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Burden of cancer attributable to obesity, type 2 diabetes and associated risk factors

Published:November 06, 2018DOI:https://doi.org/10.1016/j.metabol.2018.10.013

      Highlights

      • Obesity is a convincing risk factor for 11 types of cancer.
      • Type 2 diabetes influences the risk of cancer driven by high body mass index.
      • Specific types of foods and physical inactivity are independent risk factors for cancer.
      • Processed meats are carcinogens for humans.
      • Education and resolute public health interventions must be intensified.

      Abstract

      Overweight and obesity constitute a global pandemic with devastating consequences that affect >2 billion people. Obesity plays a central role in morbidity and mortality of diseases of multiple organs and systems, and it is a major contributor to the growing incidence of cancer. There is now sufficient level of evidence for the association between overweight and 11 types of cancer, among which are two of the most common cancers worldwide, those of the colorectum and postmenopausal breast. Sedentary lifestyle, unhealthy diet, and excessive alcohol intake also account for the burden of cancer by promoting obesity. The risk of specific types of cancer is also directly influenced, regardless of the magnitude of adiposity, by physical inactivity, consumption of red meat, processed meat and ultra-processed foods, dairy products, alcohol, whole grain cereals, nuts, vegetables, and fruits. Type 2 diabetes is another global health threat closely associated with obesity that boosts the risk of cancer driven by high BMI. Education to promote positive choices and physical activity and resolute public health interventions on food delivery are requested to reduce the burden of obesity-related cancer and lighten the unsustainable growing expenses to health systems.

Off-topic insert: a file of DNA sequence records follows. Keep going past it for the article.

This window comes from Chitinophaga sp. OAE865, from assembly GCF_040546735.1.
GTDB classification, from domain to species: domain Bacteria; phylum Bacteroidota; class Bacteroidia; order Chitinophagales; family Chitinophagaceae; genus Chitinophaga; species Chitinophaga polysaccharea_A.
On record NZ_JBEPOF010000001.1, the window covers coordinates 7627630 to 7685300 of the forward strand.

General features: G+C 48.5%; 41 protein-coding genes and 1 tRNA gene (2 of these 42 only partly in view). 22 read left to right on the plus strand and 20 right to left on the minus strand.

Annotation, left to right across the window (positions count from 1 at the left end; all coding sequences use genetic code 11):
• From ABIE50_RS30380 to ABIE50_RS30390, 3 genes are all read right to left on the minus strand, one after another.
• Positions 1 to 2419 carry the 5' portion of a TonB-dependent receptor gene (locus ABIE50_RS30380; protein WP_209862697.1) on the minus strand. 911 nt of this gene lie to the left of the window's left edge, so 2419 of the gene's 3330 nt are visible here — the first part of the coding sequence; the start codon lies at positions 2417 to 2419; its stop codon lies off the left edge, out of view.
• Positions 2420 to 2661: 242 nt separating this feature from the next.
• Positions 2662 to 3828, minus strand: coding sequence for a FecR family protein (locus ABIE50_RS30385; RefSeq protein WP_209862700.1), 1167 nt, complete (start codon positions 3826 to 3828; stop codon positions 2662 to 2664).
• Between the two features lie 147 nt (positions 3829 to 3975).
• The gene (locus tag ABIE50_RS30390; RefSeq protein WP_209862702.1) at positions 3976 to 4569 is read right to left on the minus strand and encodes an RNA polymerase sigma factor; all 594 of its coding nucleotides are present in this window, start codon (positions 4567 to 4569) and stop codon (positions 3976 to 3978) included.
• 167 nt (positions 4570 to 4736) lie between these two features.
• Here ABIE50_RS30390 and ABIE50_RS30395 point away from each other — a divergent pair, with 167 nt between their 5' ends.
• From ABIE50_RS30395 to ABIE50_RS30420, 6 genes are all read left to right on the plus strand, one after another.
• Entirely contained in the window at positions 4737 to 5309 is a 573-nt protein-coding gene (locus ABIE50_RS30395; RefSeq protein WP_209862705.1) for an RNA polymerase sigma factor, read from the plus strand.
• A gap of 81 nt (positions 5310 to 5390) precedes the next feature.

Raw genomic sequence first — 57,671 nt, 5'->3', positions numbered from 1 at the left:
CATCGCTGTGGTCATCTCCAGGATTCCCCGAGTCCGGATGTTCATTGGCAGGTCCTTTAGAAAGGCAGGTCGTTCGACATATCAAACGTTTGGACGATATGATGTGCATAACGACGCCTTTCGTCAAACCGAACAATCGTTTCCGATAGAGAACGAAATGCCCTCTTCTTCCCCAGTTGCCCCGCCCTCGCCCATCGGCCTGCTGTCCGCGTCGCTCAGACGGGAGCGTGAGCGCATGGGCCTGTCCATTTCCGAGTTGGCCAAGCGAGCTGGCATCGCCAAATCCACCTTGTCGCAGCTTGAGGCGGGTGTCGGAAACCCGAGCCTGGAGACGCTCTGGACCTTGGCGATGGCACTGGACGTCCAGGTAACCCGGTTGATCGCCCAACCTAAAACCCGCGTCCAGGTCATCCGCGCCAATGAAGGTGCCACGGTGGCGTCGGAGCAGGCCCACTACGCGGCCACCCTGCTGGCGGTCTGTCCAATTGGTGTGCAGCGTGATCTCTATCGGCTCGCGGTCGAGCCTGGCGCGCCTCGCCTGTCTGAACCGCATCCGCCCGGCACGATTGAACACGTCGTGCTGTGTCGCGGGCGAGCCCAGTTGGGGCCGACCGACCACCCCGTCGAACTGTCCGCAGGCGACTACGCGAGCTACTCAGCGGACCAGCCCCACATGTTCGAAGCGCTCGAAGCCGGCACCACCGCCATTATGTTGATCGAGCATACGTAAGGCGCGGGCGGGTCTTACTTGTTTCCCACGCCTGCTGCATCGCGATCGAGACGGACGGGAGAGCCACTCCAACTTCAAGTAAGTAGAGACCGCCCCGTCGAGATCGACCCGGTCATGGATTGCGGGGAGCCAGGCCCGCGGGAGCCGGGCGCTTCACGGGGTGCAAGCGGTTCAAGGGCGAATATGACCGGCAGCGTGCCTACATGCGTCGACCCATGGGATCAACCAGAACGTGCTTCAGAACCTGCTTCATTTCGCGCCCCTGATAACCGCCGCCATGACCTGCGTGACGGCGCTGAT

Abbreviations:

      BMI (Body mass index), CVD (Cardiovascular Disease), IARC (International Agency for Research on Cancer), IGFs (Insulin growth factors), OECD (Organization for Economic Co-operation and Development), WCRF/AICR (World Cancer Research Fund/American Institute for Cancer Research)
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